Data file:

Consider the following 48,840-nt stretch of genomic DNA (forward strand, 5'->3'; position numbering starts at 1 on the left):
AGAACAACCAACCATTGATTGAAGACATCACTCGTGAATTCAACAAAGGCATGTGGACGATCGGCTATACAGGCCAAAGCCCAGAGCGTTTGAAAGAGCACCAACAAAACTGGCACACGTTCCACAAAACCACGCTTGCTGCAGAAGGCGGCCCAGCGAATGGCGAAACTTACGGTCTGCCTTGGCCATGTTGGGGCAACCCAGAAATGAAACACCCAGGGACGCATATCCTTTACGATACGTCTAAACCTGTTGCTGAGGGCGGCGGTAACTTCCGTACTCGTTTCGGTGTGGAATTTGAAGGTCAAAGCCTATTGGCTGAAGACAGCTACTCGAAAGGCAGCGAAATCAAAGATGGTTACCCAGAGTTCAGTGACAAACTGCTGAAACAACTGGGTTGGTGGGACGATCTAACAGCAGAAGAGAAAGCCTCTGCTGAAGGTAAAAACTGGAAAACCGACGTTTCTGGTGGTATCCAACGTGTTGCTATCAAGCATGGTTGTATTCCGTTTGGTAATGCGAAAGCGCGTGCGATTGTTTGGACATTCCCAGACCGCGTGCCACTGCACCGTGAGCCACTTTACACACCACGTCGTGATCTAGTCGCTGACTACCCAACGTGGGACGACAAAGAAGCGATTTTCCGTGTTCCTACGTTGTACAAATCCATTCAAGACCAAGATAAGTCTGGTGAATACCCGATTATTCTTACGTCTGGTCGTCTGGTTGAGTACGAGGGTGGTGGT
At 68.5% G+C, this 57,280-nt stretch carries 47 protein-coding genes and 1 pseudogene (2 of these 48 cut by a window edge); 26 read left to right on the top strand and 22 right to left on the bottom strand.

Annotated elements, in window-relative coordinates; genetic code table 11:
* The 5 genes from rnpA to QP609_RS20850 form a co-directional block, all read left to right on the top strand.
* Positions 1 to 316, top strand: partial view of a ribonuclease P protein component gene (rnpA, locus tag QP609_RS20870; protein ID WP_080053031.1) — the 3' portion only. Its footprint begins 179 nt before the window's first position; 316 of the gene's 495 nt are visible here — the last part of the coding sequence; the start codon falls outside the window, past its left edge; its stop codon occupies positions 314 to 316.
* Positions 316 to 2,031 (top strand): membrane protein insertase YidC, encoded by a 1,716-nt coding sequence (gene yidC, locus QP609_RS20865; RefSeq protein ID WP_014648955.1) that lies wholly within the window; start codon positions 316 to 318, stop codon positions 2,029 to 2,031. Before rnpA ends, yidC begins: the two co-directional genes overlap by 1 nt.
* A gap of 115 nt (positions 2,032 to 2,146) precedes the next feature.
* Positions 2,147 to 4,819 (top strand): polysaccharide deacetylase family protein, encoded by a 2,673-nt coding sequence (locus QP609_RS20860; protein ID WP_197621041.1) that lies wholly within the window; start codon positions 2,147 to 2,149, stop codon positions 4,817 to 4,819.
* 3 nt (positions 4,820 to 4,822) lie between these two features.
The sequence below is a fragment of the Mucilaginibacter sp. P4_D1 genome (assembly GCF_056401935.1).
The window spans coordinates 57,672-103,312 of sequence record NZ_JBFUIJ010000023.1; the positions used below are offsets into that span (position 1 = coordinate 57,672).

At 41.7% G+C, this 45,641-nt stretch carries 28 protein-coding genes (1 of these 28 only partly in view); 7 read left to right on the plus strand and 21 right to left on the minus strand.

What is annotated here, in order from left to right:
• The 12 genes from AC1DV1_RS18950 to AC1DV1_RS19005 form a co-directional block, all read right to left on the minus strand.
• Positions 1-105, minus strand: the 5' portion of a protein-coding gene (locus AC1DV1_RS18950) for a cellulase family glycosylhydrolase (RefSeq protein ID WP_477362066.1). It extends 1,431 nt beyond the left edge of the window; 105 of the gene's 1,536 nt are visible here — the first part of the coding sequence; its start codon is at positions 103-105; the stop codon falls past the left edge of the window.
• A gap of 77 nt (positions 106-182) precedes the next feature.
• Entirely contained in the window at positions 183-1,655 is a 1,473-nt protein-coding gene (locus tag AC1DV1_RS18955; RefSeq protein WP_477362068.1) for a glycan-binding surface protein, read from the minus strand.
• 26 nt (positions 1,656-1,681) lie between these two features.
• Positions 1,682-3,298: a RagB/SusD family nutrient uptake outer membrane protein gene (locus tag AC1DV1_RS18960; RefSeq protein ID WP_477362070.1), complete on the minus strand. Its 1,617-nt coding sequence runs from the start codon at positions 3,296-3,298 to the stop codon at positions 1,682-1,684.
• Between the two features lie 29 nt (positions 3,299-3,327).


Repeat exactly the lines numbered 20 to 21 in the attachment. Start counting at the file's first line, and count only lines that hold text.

• Positions 1,682-3,298: a RagB/SusD family nutrient uptake outer membrane protein gene (locus tag AC1DV1_RS18960; RefSeq protein ID WP_477362070.1), complete on the minus strand. Its 1,617-nt coding sequence runs from the start codon at positions 3,296-3,298 to the stop codon at positions 1,682-1,684.
• Between the two features lie 29 nt (positions 3,299-3,327).